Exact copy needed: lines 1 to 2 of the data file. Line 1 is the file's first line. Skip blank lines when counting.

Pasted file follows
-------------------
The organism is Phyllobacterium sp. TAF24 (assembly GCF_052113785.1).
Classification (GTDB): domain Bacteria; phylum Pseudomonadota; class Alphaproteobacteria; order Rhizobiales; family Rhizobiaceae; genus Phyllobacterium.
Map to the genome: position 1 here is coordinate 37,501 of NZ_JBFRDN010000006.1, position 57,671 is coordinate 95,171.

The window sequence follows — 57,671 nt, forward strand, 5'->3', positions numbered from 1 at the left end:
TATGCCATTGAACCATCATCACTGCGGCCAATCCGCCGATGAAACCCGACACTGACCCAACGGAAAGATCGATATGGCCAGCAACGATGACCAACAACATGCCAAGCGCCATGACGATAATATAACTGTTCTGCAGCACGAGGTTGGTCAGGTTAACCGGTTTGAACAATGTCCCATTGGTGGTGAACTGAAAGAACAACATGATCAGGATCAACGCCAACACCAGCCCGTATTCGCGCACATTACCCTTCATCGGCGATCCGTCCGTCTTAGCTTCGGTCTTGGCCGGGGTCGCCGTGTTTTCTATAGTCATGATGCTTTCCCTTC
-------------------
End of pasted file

The organism is Phyllobacterium sp. TAF24 (assembly GCF_052113785.1).
Classification (GTDB): domain Bacteria; phylum Pseudomonadota; class Alphaproteobacteria; order Rhizobiales; family Rhizobiaceae; genus Phyllobacterium.